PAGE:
His IEP has been in place since he qualified for early intervention in 2005. Our’s was written with the help of the occupational therapist and then later from his teachers and therapists at the school level. For us it has worked out perfectly. As he has progressed his IEP has changed; however, they are careful to keep services in place until he absolutely no longer needs them. Each year on his birthday the entire school team (My husband and I, the Principal, his teacher, the OT, the speech teacher, the school psychologist and the resource teacher) come together and we discuss his needs and goals for the coming year, as well as updating any goals met from the previous year.

I know this doesn’t always work out for everyone the way it has for us so I included these two links below just for reference. They are easily Googled for more information or use the links included in the text.

IEP GUIDE, How to advocate for your Special Ed Child. NOLO Books.  Complete text of the Individuals with Disabilities Act of 2004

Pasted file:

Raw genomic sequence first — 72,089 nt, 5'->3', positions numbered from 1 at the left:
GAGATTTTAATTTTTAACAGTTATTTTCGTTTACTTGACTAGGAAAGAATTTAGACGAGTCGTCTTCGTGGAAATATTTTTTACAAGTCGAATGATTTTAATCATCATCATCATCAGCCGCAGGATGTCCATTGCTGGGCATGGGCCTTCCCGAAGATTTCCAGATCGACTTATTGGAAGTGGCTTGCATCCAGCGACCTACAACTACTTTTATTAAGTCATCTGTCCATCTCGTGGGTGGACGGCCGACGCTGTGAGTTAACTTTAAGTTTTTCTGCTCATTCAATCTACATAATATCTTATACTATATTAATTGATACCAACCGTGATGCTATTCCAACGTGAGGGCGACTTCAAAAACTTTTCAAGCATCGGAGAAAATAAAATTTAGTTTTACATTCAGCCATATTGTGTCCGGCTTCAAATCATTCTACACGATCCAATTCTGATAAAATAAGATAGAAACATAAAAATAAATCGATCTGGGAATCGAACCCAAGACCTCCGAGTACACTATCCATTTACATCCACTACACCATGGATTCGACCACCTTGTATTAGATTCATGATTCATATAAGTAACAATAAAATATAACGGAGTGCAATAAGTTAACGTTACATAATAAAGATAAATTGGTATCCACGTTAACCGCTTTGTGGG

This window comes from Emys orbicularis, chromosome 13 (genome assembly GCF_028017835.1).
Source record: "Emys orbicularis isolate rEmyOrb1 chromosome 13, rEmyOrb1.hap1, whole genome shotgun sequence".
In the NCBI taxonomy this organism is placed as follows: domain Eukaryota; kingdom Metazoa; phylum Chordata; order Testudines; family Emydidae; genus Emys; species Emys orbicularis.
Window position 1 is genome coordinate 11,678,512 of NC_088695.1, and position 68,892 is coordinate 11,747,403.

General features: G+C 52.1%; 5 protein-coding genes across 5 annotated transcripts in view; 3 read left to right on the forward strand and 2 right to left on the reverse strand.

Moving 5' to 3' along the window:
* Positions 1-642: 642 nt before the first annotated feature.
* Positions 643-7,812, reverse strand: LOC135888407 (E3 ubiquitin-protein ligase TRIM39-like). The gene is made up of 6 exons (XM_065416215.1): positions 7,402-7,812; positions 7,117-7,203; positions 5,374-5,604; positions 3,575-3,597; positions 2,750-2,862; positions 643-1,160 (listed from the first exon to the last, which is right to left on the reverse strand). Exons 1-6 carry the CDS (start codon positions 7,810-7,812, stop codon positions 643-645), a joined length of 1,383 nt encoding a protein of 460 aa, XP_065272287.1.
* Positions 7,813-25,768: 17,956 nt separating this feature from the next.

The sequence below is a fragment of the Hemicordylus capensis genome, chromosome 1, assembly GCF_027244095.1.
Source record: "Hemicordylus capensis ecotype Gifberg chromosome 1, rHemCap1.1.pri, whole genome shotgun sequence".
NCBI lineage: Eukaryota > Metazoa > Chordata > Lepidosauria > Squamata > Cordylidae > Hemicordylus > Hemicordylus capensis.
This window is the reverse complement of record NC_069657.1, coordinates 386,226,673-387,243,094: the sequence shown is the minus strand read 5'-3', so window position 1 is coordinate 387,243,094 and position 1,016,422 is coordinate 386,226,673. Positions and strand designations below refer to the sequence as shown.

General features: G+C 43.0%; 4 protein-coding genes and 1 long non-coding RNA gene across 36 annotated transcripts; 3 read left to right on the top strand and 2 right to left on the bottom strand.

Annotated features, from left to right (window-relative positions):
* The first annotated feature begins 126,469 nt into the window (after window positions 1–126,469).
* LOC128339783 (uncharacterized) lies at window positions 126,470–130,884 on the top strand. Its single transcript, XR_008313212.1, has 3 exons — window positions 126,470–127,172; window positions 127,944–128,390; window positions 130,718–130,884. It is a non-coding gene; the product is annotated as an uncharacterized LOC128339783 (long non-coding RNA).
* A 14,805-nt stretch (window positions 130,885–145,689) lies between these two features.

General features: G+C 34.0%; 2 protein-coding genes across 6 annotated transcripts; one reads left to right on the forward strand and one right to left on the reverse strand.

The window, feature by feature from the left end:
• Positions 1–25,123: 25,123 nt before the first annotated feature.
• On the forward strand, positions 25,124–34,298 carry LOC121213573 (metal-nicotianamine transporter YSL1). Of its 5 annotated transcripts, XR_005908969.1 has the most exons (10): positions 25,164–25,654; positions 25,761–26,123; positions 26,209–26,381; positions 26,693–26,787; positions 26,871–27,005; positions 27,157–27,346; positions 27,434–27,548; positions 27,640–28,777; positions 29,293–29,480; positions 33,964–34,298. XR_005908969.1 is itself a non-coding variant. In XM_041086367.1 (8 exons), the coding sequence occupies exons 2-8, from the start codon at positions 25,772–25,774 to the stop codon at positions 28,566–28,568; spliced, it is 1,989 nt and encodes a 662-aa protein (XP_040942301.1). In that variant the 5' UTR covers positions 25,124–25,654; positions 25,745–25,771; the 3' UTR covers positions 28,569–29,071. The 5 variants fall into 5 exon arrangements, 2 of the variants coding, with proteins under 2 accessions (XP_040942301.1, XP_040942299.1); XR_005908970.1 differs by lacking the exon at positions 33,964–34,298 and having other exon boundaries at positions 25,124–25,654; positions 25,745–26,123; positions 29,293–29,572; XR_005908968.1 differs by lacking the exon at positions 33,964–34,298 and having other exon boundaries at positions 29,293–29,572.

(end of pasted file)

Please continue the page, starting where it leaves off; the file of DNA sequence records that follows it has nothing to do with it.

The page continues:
Definition of an IEP:  An Individual Education Plan is a plan that describes or lays out necessary modifications for a student that will better enable him or her to learn. If a student is determined to have an issue with learning; the school, teacher, and/or parents can call for an evaluation of the child. If formal evaluation determines that a student is having diffulty in learning because of some type of disability then a school system’s IEP process would be put into motion. An IEP is required for any student determined to have a disability. The IEP is a legal document that a school must follow to meet the needs of a child. Unfortunately, an IEP can become a point of friction between parents and schools. Because a school is bound by law to follow the document they might want the least number of modifications possible so they are sure they can meet the strictures of the agreement. However, a parent may be inclined to want as much assistance as possible because of the desire to want to help their child. This situation is best resolved through open dialogue with a careful examination of what is best for the child. All reasonable accommodations should be made for a child with the mindset that the goal is to allow the student with the disability to reach their maximum potential.